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Being Arty- 75 Years of Showcasing Wilton Artists

It’s the 75th Anniversary of The Wilton Library Summer Art Show, so we thought it an opportune time to take a look at the local artists who have brought color and creativity to walls of library through the years. The premise is simple: If you’re a Wilton artist, you’re good to submit two pieces of your art to the Art Show. With the exception of photography (there’s a separate show for that), all mediums of art from drawing and painting to collage and digital renderings are celebrated. Here are a few of Wilton’s own artful contributors.

Ed MacEwen: Watercolor Painter and Chairman of The Summer Art Show

Public Work In addition to chairing and hanging the Summer Art Show (and  nine other art shows a year at the library) for the past 20 plus years, Macewen is also the artist responsible for designing the colorful murals throughout the Wilton Library in the children’s wing and the book basement. He’s also the stage designer for the Wilton Singers.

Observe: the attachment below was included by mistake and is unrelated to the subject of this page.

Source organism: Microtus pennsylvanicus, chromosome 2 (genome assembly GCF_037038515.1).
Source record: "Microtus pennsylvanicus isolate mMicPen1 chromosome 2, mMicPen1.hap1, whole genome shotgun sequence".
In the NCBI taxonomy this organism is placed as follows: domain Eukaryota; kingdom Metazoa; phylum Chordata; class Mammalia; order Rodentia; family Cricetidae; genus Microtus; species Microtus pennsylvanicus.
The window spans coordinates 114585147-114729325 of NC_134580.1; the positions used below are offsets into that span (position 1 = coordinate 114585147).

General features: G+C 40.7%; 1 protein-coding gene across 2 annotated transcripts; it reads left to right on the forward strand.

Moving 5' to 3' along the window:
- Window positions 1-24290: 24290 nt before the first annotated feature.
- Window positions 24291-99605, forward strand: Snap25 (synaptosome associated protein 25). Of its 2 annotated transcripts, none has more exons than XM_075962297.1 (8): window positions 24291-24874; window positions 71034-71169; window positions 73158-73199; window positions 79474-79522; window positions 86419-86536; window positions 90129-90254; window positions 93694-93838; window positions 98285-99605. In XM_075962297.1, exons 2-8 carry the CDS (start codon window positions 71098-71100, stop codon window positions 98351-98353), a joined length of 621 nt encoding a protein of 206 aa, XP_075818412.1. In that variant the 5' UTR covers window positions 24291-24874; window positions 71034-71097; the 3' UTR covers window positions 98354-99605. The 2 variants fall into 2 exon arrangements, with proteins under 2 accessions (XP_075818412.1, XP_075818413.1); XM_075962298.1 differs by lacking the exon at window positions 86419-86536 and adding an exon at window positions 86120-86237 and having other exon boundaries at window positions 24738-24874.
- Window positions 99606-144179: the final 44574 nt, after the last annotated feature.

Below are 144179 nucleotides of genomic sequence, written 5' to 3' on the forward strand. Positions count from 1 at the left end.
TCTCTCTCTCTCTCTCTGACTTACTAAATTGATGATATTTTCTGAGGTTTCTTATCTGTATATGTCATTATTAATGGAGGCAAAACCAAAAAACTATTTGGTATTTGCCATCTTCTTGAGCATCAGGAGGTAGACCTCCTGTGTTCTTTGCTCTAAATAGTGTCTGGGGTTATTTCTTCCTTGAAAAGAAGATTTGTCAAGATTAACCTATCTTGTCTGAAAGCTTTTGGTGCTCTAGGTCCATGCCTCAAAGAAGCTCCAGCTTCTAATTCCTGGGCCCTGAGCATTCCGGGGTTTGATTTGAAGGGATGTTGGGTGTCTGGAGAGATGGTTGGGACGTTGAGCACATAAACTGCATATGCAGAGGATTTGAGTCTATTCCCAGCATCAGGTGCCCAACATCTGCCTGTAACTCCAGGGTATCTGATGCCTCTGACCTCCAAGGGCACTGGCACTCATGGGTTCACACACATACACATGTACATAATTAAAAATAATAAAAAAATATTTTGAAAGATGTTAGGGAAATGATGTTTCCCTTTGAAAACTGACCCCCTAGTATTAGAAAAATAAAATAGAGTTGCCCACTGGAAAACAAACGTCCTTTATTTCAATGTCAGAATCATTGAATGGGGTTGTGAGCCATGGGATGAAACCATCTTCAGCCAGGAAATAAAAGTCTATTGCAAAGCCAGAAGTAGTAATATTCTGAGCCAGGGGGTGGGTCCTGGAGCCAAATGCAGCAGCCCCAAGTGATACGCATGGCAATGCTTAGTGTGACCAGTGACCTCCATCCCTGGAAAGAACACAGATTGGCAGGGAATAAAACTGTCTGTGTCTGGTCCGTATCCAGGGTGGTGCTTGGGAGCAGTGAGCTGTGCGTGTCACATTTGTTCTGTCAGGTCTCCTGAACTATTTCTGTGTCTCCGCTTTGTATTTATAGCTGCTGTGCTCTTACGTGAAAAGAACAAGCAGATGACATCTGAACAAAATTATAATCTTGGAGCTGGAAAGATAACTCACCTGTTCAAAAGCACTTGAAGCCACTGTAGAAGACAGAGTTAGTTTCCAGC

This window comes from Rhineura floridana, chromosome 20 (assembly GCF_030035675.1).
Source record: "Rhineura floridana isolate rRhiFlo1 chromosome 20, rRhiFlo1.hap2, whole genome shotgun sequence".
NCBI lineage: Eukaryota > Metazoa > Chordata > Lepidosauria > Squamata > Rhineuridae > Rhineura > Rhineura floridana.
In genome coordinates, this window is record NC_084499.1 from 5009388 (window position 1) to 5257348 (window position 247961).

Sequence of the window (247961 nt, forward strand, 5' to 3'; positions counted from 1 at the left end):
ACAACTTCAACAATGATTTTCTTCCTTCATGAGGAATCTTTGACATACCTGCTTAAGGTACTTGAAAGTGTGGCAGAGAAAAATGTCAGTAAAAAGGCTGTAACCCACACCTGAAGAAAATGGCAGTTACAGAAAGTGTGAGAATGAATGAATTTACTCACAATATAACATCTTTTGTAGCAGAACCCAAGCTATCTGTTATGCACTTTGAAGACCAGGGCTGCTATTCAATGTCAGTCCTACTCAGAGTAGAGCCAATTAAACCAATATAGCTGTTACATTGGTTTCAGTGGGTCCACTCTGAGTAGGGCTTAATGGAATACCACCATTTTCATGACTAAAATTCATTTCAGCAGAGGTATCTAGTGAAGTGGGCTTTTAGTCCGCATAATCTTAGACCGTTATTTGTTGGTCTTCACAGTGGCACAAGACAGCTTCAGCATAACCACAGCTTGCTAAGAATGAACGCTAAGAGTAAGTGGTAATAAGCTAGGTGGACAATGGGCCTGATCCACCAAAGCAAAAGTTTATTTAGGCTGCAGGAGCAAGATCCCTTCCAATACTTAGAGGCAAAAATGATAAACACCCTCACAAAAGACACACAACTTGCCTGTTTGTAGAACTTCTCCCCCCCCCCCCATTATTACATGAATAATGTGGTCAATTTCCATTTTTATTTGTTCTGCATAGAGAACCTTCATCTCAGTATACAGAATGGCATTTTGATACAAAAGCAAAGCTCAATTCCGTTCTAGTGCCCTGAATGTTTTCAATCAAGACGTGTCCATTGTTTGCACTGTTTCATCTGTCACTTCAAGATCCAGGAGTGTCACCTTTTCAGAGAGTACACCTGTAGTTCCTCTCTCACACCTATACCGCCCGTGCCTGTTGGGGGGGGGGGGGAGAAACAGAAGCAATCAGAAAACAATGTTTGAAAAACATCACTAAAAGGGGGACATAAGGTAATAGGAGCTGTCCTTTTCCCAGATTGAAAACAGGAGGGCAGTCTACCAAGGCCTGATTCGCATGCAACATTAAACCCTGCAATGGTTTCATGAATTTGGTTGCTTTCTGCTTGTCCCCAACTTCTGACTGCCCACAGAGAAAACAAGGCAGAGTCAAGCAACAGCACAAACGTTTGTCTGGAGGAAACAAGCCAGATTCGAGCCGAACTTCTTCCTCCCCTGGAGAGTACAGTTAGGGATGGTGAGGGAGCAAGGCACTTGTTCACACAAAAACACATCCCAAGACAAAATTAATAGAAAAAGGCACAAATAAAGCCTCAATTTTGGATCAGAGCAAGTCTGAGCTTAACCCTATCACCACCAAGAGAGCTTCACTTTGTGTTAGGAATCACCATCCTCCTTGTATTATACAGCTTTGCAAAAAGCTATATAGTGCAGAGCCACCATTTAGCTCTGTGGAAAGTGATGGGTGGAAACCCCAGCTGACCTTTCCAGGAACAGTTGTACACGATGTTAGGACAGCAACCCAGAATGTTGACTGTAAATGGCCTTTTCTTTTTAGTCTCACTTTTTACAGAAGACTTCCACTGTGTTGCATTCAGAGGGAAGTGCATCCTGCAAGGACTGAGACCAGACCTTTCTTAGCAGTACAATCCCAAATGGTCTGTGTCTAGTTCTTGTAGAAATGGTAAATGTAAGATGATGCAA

Other jobs Retired executive from the GTE Corporation

What do you consider when hanging the show I consider color, emotion, and scale first. Then I sometimes consider subcategories like landscape, portrait, animals, etcetera.

Inspiration I am always interested in light and color. I spend a lot of time at the beach and enjoy painting boats and the sea. If you get a catamaran in just the right light, it can be like stained glass.

Art beginnings I’ve always made art and even have a fine arts degree from Carnegie Mellon. In all the homes we’ve lived in, I’ve always made a place for a studio.

Why is the library an important venue for art The modern library has gone far beyond books and really is a cultural center now. Whether lectures, the innovation station or art, the library is a cultural resource for all.

Lynda James Carroll: Painter, photographer, illustrator